basically use 1st & 2nd declension endings, so we shall derive the EAK
forms in a similar way to 1st & 2nd decl. adjectives.

Ancient Greek had three demonstrative: a general demonstrative ούτος (=
French: ce, cette), one stressing nearness όδε (= French:, and the other stressing distance εκείνος (= French:
ce....là, cette.....là).

Of these:
- εκείνος has the same endings as normal 1st & 2nd declension
adjectives, except that the nom. & acc. neuter lacked the final -ν,
therefore we use exactly the same rule as the adjectives to derive the
EAK word;
- όδε declines the same as the definite article with -δε appended,
therefore the EAK is also the definite article with -δε appended;
- ούτος is declined for the most part as though it were a 1st and 2nd
decl. adjective *τούτος, *τούτη, *τούτον except that the nominative
masculine & feminine singular & plural drop the initial τ- and replace
it with /h/ in the non-psilotic dialects; the feminine throughout, and the
neuter plural nom. & acc. use ταύτ- instead of τούτ-; the neuter
singular nom. & acc. drop the final -ν. EAK will derive its pronoun
demonstrative *τούτος, *τούτη, *τούτον according to the normal rules.

 From this it will be seen that:
ούτος αύτη τούτο ---> τούτο "this/ that" [general demonstrative]
'οδε ήδε τόδε ---> τόδε "this (here)"
εκείνος εκείνη εκείνο ---> εκείνο "that (there)"

i. First & Second persons

The singular forms are unbound words in all four cases, but also have
bound enclitic forms for the acc., gen. and dative. Is there any form of
these words that could be said to be the 'compositional base' in ancient
Greek? In fact there is. Both singular pronouns have forms to which the
formative suffix -θεν (denoting origin, "from") is attached. With nouns
this is always added to the compositional base, not to any actual case
form, e.g. οίκος  "house, home" ---> οίκο-θεν "from home". With these
two singular pronouns we find it always added to the accusative
(non-enclitic) form, thus εμέθεν "from me, mine" and σέθεν "from you,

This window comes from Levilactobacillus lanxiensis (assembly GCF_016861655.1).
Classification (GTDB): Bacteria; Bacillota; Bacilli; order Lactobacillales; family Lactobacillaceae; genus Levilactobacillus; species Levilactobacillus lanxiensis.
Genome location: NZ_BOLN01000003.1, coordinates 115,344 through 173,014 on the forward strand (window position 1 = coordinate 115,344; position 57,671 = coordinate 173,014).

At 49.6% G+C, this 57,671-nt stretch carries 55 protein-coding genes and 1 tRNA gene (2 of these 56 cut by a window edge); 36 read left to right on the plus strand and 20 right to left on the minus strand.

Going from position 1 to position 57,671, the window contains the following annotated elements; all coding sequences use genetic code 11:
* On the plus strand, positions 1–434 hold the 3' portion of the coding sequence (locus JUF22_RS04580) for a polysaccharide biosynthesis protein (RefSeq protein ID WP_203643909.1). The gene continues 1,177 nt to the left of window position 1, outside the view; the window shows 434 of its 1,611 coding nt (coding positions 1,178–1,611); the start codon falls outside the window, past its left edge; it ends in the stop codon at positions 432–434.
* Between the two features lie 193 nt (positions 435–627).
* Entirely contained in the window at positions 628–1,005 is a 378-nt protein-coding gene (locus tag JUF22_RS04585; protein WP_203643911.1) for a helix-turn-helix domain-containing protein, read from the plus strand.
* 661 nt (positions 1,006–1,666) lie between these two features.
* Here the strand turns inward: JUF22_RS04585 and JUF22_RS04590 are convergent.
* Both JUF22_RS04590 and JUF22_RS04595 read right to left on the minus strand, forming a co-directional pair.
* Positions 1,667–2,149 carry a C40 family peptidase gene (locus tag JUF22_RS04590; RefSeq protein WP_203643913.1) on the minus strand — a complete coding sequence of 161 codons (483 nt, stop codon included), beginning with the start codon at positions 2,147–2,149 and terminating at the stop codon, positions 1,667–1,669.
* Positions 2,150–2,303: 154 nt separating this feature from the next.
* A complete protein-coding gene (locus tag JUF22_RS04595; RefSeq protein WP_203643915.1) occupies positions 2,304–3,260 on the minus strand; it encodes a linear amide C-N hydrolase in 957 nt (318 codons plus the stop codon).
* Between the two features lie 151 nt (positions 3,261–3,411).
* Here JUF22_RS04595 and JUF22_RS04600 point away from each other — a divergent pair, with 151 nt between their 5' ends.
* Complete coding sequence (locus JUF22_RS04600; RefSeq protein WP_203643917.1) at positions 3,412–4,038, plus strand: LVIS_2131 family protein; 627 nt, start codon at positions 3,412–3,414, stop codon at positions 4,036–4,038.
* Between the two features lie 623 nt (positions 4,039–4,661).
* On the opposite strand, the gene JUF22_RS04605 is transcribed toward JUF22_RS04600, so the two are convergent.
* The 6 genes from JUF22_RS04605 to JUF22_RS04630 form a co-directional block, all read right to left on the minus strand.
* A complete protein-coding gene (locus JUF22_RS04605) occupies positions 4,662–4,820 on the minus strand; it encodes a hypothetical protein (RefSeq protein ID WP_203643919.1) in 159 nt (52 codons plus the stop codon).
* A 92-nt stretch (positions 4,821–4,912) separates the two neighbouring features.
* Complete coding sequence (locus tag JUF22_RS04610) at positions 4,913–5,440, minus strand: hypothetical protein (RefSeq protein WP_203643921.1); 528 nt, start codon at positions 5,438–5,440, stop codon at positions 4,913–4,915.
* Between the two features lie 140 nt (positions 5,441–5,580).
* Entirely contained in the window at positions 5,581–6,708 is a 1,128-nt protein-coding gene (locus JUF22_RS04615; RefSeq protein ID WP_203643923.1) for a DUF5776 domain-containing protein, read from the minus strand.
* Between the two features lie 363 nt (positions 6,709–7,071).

yours". We may, therefore, safely derive the EAK words εμέ and σε.

The plural forms show a bewildering variety of forms in the different
ancient dialects. Analogy was clearly at work; this has continued to the
modern language where the ancient and Koine forms have been completely
remodeled. Moreover it is not clear what the compositional base of these
pronouns would be; arguably in Attic and Koine it would be ημέ- "we, us"
and υμέ- "you (pl.)". I propose, however, to ignore the protean pronouns
and use the word λαό "people"  in a manner analogous to the modern
Chinese use of -men. So:

εμέ = I, me
σε = thou, thee, you (sing.)
εμέ-λαό = we, us
σε-λαό = you (plural)

2. Third person.
Ancient Greek of the period we are considering didn't have a single
regular 3rd person pronoun. For the nominative, if one wished to
express it (the verb alone was sufficient, so it was only expressed for
emphasis) one used one of the demonstratives, ούτος being the most
common. The oblique case were expressed by using the oblique case of
αυτός. But the problem from our point of view is that this word had
other meanings also in ancient Greek, namely:
i. as an emphasizing adjective like Latin _ipse_, meaning "myself",
"yourself"m "herself", "themselves" etc according to the word emphasized;
ii. between the article and noun with the meaning  "(the) same" (hence
English _t-auto-logy_).

EAK must use αυτό with the first meaning (and may use the second meaning
also, as it is defined by word order); we therefore cannot sensibly use
αυτό also to mean "he, him, her, it, they, them."

I propose that EAK does exactly what Latin did, i.e. don't both with
having a specific 3rd person pronoun; use demonstratives substantivally.
(I will deal with reflexives another time).

More to follow. Watch this space.

Nid rhy hen neb i ddysgu.
There's none too old to learn.


Philip Newton <philip.newton@...>
Philip Newton <philip.newton@...>
Philip Newton <philip.newton@...>